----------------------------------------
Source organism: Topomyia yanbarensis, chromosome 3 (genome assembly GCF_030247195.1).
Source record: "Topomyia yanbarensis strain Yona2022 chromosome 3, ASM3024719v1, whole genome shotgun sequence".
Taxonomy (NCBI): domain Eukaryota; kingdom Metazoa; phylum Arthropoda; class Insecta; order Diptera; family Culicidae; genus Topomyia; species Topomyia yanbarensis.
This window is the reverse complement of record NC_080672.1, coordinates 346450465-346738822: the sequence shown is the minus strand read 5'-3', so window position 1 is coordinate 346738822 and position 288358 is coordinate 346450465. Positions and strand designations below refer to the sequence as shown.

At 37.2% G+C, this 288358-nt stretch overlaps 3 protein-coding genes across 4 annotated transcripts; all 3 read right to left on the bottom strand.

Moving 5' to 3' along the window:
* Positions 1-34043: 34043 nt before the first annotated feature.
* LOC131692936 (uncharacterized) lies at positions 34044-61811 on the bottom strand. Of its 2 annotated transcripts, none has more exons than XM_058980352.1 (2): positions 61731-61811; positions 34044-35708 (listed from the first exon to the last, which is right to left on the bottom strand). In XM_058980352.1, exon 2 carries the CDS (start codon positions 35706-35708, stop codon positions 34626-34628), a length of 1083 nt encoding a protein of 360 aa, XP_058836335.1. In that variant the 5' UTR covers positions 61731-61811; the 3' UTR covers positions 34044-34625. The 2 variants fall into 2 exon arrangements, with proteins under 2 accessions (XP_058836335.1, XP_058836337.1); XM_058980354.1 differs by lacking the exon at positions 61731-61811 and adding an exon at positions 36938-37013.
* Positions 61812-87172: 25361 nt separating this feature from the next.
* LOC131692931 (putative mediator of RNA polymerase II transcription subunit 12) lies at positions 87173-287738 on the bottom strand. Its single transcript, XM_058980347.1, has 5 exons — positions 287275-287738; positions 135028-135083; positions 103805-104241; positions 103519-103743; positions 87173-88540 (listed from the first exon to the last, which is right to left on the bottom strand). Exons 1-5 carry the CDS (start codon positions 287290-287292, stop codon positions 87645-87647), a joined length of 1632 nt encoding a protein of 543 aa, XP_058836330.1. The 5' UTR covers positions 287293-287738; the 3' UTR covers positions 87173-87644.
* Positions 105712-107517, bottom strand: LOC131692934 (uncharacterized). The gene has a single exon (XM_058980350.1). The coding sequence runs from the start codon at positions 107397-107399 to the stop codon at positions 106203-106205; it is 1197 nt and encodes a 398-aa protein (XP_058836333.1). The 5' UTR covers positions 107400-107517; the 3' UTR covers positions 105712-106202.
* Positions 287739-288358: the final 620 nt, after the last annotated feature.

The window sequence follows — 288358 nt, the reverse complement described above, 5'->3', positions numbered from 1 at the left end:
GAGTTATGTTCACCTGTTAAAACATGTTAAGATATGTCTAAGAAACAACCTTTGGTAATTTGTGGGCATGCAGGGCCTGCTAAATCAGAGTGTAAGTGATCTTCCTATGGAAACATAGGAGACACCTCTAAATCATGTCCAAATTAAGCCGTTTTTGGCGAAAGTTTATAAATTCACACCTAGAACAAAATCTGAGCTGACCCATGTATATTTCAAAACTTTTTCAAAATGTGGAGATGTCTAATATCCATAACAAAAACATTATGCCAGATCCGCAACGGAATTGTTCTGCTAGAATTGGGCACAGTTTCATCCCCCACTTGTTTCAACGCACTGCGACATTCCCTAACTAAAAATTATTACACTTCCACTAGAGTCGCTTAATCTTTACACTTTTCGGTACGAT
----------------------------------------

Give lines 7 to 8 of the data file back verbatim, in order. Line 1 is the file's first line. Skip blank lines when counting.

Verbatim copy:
* Positions 1-34043: 34043 nt before the first annotated feature.
* LOC131692936 (uncharacterized) lies at positions 34044-61811 on the bottom strand. Of its 2 annotated transcripts, none has more exons than XM_058980352.1 (2): positions 61731-61811; positions 34044-35708 (listed from the first exon to the last, which is right to left on the bottom strand). In XM_058980352.1, exon 2 carries the CDS (start codon positions 35706-35708, stop codon positions 34626-34628), a length of 1083 nt encoding a protein of 360 aa, XP_058836335.1. In that variant the 5' UTR covers positions 61731-61811; the 3' UTR covers positions 34044-34625. The 2 variants fall into 2 exon arrangements, with proteins under 2 accessions (XP_058836335.1, XP_058836337.1); XM_058980354.1 differs by lacking the exon at positions 61731-61811 and adding an exon at positions 36938-37013.